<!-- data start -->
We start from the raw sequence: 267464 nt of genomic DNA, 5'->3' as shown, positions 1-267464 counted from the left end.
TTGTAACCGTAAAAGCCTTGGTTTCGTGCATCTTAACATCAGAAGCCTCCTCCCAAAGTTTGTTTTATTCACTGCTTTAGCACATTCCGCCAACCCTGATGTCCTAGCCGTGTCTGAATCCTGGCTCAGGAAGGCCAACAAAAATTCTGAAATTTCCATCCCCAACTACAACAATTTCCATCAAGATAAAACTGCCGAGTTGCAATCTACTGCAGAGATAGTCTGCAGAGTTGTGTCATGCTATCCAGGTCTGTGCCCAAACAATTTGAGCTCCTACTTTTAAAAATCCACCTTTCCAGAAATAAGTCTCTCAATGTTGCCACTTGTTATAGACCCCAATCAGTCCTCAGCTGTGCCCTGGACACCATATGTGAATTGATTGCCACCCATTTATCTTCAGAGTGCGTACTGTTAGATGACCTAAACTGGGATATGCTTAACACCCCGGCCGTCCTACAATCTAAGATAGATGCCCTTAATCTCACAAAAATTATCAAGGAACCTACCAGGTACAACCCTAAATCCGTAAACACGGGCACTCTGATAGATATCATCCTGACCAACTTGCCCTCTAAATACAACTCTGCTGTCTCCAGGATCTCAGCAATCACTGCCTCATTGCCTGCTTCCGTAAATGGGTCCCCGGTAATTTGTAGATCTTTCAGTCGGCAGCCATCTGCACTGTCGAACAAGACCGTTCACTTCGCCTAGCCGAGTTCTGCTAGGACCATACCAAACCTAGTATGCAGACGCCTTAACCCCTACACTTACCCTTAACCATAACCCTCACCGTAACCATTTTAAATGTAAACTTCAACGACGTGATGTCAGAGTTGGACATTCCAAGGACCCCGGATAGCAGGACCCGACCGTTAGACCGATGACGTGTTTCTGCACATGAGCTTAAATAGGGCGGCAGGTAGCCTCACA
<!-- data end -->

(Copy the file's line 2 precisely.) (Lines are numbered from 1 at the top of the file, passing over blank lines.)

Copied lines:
TTGTAACCGTAAAAGCCTTGGTTTCGTGCATCTTAACATCAGAAGCCTCCTCCCAAAGTTTGTTTTATTCACTGCTTTAGCACATTCCGCCAACCCTGATGTCCTAGCCGTGTCTGAATCCTGGCTCAGGAAGGCCAACAAAAATTCTGAAATTTCCATCCCCAACTACAACAATTTCCATCAAGATAAAACTGCCGAGTTGCAATCTACTGCAGAGATAGTCTGCAGAGTTGTGTCATGCTATCCAGGTCTGTGCCCAAACAATTTGAGCTCCTACTTTTAAAAATCCACCTTTCCAGAAATAAGTCTCTCAATGTTGCCACTTGTTATAGACCCCAATCAGTCCTCAGCTGTGCCCTGGACACCATATGTGAATTGATTGCCACCCATTTATCTTCAGAGTGCGTACTGTTAGATGACCTAAACTGGGATATGCTTAACACCCCGGCCGTCCTACAATCTAAGATAGATGCCCTTAATCTCACAAAAATTATCAAGGAACCTACCAGGTACAACCCTAAATCCGTAAACACGGGCACTCTGATAGATATCATCCTGACCAACTTGCCCTCTAAATACAACTCTGCTGTCTCCAGGATCTCAGCAATCACTGCCTCATTGCCTGCTTCCGTAAATGGGTCCCCGGTAATTTGTAGATCTTTCAGTCGGCAGCCATCTGCACTGTCGAACAAGACCGTTCACTTCGCCTAGCCGAGTTCTGCTAGGACCATACCAAACCTAGTATGCAGACGCCTTAACCCCTACACTTACCCTTAACCATAACCCTCACCGTAACCATTTTAAATGTAAACTTCAACGACGTGATGTCAGAGTTGGACATTCCAAGGACCCCGGATAGCAGGACCCGACCGTTAGACCGATGACGTGTTTCTGCACATGAGCTTAAATAGGGCGGCAGGTAGCCTCACA